When it comes to realistic long range siege units to counter buildings and artillery, the options for the natives are quite limited. However, the natives of North America do have a tradition of using something very similar to a staff sling from the old world. The Lacrosse stick, while primarily used in sport, has some surprisingly strong connections to warfare.
First of all, Lacrosse was a fierce sport. There were few rules other than needing to use the stick to move the ball to the goalpost. The game could involve hundreds of players and the scrimmage could get violent, sometimes with players dying. The strenuous activity of Lacrosse was also good for training warriors and keeping them in shape. This connection was so strong that the Mowhawk name for the sport, Tewaaraton, translates to “little brother of war”.
Lacrosse was usually used as a proxy for war to defuse tensions without further escalation. However, sometimes it became the catalyst for war such as in a conflict between the Erie and Seneca. It was also sometimes actually used directly in war. Lacrosse was used to great effect in Pontiac’s War when it was played as a diversion that led to the conquest of Fort Michilimackinac. In the more distant past, Lacrosse may have been even more closely intertwined with war. The sticks may have originated as war clubs before they developed into a sport. The Norse accounts in the Greenlanders’ Saga also describe the Skrealings having pole weapons used to hurl objects which may have been the precursor to later Lacrosse sticks. Much later in WW2, Lacrosse sticks were used to lob grenades at enemies.
The aforementioned features could be represented in a unit that is essentially cross between a Hand Mortar and Eagle Runner Knight. Its ranged attack could be similar to that of a Hand Mortar, with huge multipliers against buildings and artillery, and pitiful damage against everything else. Lacrosse was a game of agility and endurance, so this unit should be speedy and could be classed as a ranged shock infantry like Eagle Runner Knights. This would also help them to face off against artillery since they wouldn’t be as vulnerable as infantry units. They carry a big stick so a moderately strong melee attack would be reasonable. The sport was also a method of training for warriors and this could be represented by having this unit use the promotion mechanic.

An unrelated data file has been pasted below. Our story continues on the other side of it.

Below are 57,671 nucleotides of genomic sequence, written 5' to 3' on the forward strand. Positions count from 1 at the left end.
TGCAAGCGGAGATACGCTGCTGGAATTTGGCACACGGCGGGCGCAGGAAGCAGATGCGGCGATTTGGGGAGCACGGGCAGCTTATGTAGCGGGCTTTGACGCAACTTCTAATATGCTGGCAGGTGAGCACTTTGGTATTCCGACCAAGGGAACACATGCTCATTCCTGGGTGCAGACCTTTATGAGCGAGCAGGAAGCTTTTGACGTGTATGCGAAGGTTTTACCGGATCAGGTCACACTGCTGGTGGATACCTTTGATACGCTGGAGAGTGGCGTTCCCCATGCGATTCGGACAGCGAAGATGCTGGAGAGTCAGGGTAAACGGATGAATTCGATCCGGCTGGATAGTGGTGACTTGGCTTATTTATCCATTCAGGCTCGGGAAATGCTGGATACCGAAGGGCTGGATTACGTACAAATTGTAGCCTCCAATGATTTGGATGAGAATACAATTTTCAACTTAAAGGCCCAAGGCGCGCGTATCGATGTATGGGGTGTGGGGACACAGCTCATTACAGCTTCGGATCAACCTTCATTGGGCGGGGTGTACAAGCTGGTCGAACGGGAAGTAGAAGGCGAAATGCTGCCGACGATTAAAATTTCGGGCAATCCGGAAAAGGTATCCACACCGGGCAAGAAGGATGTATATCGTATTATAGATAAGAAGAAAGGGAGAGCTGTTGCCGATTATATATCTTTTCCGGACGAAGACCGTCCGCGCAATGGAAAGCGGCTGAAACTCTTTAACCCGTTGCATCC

The name Tewaaraton Runner would be a good way to represent it. “Tewaaraton”is one name of the sport and translates to “little brother of war”, and “runner” is often used in shock infantry names.
An example of what the stats could look like is below:
Tags: Siege Unit, Shock Infantry, Ranged Shock Infantry
Resist: 30% Ranged
Ranged Attack: 4 (siege) - 3.5 ROF - 24 Range - x14 vs buildings - x6 vs artillery - x12 vs ships
Melee Attack: 9 (melee) - 1.5 ROF - x3 vs artillery - x2 vs heavy cavalry - x1.67 vs hand shock infantry
Promotions: Each promotion gives +1 ranged attack and +1 range (up to 3 promotions)
With the above stats and tags, this unit would counter artillery and buildings while getting hard countered by light infantry at range and heavy infantry in melee. Some small multipliers for their melee attack would boost their strength slightly and let them be able to gain a few promotions in melee fights. After picking up a few promotions, they would have the strength and range to possess a serious threat to artillery and buildings.
Tewaaraton Runners are pushing the boundaries of what is a historical unit, but they are at least much more plausible than the entirely made up Captured Mortars. Giving the North American natives Tewaaraton Runners and giving Light Cannons to the other natives could entire eliminate the need for Captured Mortars.
They would also give earlier (Age III) siege and anti-artillery options for Lakota and Haudenosaunee. Lakota wouldn’t have to rely on the Territorial Claims card to give their archaic infantry special siege attacks, and Haudenosaunee wouldn’t have to wait until Age IV to get Light Cannons